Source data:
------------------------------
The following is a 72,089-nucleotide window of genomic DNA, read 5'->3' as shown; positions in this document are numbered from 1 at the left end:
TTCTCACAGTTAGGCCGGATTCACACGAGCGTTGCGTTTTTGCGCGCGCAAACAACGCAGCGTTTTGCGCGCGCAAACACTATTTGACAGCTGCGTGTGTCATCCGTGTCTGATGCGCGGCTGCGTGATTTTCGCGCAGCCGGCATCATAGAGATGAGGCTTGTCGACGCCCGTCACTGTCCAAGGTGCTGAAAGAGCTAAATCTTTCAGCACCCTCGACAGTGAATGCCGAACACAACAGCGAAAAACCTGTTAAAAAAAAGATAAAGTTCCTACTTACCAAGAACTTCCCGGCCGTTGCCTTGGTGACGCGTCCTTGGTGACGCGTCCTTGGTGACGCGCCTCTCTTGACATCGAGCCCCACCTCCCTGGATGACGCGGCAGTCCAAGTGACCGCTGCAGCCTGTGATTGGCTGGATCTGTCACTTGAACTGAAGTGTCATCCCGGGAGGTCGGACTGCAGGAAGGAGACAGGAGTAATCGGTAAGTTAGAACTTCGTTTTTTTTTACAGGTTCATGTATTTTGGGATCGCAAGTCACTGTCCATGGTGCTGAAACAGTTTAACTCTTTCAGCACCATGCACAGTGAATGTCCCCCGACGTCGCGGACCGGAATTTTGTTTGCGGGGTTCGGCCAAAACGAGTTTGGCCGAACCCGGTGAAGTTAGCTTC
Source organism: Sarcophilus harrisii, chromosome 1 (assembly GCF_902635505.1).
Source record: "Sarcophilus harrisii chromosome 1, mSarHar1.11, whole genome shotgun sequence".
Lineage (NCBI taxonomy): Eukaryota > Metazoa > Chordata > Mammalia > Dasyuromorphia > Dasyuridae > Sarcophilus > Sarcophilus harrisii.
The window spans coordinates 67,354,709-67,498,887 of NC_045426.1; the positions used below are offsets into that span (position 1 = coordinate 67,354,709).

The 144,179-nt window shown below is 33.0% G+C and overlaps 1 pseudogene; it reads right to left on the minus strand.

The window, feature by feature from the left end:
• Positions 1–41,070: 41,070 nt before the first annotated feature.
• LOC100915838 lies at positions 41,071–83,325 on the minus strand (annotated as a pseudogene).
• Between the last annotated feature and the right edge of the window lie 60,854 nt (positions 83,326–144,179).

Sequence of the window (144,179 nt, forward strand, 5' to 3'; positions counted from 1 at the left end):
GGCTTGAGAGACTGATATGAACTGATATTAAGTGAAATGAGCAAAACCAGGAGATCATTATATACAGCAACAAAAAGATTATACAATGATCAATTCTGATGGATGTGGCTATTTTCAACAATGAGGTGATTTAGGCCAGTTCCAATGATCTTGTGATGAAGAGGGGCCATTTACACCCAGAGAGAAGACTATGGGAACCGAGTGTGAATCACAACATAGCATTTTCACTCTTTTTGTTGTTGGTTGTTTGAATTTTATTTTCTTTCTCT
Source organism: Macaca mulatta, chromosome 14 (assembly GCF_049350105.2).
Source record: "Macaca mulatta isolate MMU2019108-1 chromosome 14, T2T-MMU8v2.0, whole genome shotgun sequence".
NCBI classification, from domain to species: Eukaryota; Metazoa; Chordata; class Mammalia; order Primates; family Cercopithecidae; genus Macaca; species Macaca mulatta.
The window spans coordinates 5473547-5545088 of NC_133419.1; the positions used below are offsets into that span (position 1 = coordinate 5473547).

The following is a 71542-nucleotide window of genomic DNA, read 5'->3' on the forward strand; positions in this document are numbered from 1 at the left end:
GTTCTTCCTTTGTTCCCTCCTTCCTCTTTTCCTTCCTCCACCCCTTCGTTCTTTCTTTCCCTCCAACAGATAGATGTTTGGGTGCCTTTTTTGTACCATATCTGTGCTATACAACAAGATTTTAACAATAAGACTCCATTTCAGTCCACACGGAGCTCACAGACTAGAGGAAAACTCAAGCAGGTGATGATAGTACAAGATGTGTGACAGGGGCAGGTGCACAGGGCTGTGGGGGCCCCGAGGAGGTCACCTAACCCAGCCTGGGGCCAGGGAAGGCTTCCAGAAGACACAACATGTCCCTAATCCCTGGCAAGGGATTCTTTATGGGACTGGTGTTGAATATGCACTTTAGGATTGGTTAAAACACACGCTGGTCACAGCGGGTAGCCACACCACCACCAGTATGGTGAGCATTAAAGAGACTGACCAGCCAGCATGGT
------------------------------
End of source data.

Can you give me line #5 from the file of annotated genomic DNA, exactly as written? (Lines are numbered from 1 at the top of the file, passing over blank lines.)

Lineage (NCBI taxonomy): Eukaryota > Metazoa > Chordata > Mammalia > Dasyuromorphia > Dasyuridae > Sarcophilus > Sarcophilus harrisii.